SEATTLE — When this football season started, no rookie quarterback had more heat on him than the Seahawks’ Russell Wilson.
The other rookies — Indianapolis’ Andrew Luck, Washington’s Robert Griffin III, Cleveland’s Brandon Weeden, Miami’s Ryan Tannehill — were playing for teams with moderate expectations.
Their franchises were coming off miserable seasons. Their teams, at least in the early-season games, could live with the expected rookie mistakes, the misreads, the forced throws, the oh-no-not-in-the-red-zone interceptions.
But in Seattle, the Seahawks were expected to be contenders. In coach Pete Carroll’s third season, the pieces were in place. This was a playoff team, if ...
Russell Wilson was the if. He was the rookie who had beaten out the high-priced veteran Matt Flynn in training camp. He was the untested 5-foot-not-quite-11, third-round draft pick, who was expected to make plays in a season when every weekend felt as important as the playoffs.
Wilson, unlike the other rookies, wasn’t granted the luxury of time. His future was now.
He had early games against Dallas, Green Bay and New England.
If he wasn’t ready, if he made even the usual amount of rookie mistakes, the Seahawks could have been buried early and the call for Flynn would come swiftly and loudly from the sellout crowds at CenturyLink.
But the Hawks won all three.
Wilson has surpassed — I suspect even Carroll’s — most optimistic expectations.
And, with two games left in the regular season, I believe he should be NFL Rookie of the Year.
Wilson had to win.
And he has.
He had to get better. And, oh my, has he.
He has run the Seahawks like a 10-year veteran.
He has dodged blitzes and escaped pass rushers like no quarterback since the Minnesota Vikings’ Fran Tarkenton in the 1970s.
You know those Warren Miller movies where a daredevil skier disappears in a blanket of powder, only to reappear miraculously farther down the slope? That’s Wilson hiding, then escaping, outside the pocket.
He’s never disoriented. He spins and shifts and somehow his personal GPS system guides him to safety. Then he either finds an open receiver or scrambles for first-down yardage.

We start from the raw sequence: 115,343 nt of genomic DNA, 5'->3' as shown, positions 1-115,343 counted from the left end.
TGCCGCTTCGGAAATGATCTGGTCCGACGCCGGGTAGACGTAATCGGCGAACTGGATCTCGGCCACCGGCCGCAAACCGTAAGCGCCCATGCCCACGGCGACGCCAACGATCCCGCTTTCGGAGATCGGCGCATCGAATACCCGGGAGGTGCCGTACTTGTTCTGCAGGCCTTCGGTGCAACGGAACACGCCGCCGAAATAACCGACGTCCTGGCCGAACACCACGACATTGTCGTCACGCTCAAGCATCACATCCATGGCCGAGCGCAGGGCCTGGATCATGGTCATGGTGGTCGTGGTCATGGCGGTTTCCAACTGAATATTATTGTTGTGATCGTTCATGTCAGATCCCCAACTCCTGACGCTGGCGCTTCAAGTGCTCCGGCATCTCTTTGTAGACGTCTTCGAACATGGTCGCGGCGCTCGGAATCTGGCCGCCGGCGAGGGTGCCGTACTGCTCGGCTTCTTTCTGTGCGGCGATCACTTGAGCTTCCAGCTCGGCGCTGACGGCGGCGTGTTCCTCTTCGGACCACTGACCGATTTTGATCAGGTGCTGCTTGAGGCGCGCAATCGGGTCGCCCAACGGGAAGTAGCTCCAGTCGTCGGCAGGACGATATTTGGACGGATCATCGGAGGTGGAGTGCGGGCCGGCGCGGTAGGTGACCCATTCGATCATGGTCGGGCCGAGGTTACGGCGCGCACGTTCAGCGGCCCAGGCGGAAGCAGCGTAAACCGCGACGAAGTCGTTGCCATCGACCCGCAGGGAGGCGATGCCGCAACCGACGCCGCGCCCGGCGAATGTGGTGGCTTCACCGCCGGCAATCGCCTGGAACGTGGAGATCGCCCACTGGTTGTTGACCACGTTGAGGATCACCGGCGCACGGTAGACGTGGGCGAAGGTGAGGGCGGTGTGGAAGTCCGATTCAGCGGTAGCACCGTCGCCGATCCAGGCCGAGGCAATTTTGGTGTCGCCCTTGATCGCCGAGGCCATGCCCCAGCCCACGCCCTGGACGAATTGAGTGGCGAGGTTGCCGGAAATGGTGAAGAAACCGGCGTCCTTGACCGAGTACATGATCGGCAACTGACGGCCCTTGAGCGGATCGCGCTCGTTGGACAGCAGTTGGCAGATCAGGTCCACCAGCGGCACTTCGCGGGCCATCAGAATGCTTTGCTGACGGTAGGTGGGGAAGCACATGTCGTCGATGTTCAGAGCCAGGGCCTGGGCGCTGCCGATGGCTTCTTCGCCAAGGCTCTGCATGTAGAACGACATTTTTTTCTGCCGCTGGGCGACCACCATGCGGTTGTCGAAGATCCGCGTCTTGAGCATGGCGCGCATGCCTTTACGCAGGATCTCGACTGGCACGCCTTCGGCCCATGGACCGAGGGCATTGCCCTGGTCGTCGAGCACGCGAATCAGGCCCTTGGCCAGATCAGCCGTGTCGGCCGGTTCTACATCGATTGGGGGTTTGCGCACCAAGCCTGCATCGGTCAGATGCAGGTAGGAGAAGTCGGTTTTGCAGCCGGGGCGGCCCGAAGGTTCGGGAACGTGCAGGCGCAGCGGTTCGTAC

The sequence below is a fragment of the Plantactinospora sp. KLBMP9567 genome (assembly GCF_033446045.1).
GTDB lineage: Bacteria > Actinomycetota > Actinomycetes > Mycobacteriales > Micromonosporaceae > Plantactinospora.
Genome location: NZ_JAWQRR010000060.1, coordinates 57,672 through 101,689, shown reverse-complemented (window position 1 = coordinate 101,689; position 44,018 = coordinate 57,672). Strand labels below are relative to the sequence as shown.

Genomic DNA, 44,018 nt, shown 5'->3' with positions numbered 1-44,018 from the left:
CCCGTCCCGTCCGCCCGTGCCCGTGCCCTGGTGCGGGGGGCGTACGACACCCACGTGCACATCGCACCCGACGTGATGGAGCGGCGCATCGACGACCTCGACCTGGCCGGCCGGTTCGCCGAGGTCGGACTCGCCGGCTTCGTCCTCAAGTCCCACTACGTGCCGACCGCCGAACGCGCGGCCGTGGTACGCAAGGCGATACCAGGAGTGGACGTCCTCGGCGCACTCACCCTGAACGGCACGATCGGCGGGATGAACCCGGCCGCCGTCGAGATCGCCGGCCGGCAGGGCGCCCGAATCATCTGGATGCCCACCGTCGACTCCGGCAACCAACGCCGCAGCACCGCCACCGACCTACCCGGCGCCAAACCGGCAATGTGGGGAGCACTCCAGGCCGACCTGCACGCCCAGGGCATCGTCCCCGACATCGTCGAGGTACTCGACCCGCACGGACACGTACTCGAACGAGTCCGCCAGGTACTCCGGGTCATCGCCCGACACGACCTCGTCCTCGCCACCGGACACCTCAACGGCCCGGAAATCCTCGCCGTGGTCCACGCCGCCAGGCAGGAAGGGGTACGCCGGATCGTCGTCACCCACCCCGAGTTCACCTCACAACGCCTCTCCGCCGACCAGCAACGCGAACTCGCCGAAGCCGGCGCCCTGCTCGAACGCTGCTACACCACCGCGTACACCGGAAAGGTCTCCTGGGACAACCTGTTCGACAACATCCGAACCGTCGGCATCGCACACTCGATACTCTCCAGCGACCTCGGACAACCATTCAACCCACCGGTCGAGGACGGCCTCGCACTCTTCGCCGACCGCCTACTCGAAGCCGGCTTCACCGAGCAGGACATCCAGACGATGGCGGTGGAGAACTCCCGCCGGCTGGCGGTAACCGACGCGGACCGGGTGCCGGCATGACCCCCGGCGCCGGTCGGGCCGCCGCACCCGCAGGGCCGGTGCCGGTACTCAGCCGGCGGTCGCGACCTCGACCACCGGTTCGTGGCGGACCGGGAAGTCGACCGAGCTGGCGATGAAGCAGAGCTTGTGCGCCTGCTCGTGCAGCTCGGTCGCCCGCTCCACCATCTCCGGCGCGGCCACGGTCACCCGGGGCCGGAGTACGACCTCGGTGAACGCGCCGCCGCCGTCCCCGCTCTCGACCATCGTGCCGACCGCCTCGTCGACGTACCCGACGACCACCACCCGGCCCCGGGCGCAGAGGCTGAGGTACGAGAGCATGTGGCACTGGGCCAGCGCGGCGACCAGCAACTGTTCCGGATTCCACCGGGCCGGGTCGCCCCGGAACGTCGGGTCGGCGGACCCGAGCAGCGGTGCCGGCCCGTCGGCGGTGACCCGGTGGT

All three Rookie of the Year contenders — Wilson, Luck, Griffin III — have incredible intangibles, but here are the numbers: Wilson has thrown for 2,697 yards. He has 21 touchdown passes to nine interceptions. His rating is 95.5.
Luck has 3,978 passing yards, but has 18 interceptions to 20 touchdown passes. His rating only is 75.5. And Griffin, who didn’t play last week because of a knee sprain, has 18 touchdown passes to only four interceptions. He has thrown for 2,902 yards and has a 104.2 rating, second-best in the league.
All three have had remarkable seasons. Luck’s fourth-quarter comebacks have been Tom Brady-like. All three have led their teams into playoff contention. The Colts (9-5) won two games in 2011. The Redskins won five games last year and now they’re tied for first in the NFC East with an 8-6 record.
And the Seahawks have won nine games for the first time since 2007 and have scored 50-plus points in consecutive games for the first time in 62 years.
Like Griffin, Wilson is a running quarterback. He has turned the read option into the most exciting play in football.
But Wilson, unlike Griffin, has the ability to avoid the big hits. He knows how much yardage he can get before an ill-intentioned safety arrives. He understands how important the next play is.
Because of that Wilson has played every significant snap this season. Griffin hasn’t. And no rookie is playing better than Wilson right now.
Sunday’s game with the San Francisco 49ers is intriguing for many reasons. It will be the perfect measuring stick for Wilson, who had his worst game of the season at San Francisco.
And it will also be a showcase for 21st century quarterbacks. Both Wilson and the Niners’ Colin Kaepernick are running quarterbacks who also happen to have rifle arms. They’re practically reinventing the position.
This is a can’t-wait-for-Sunday kind of week.
And it’s a chance for Wilson, again in prime time, to state his case to be NFL Rookie of the Year.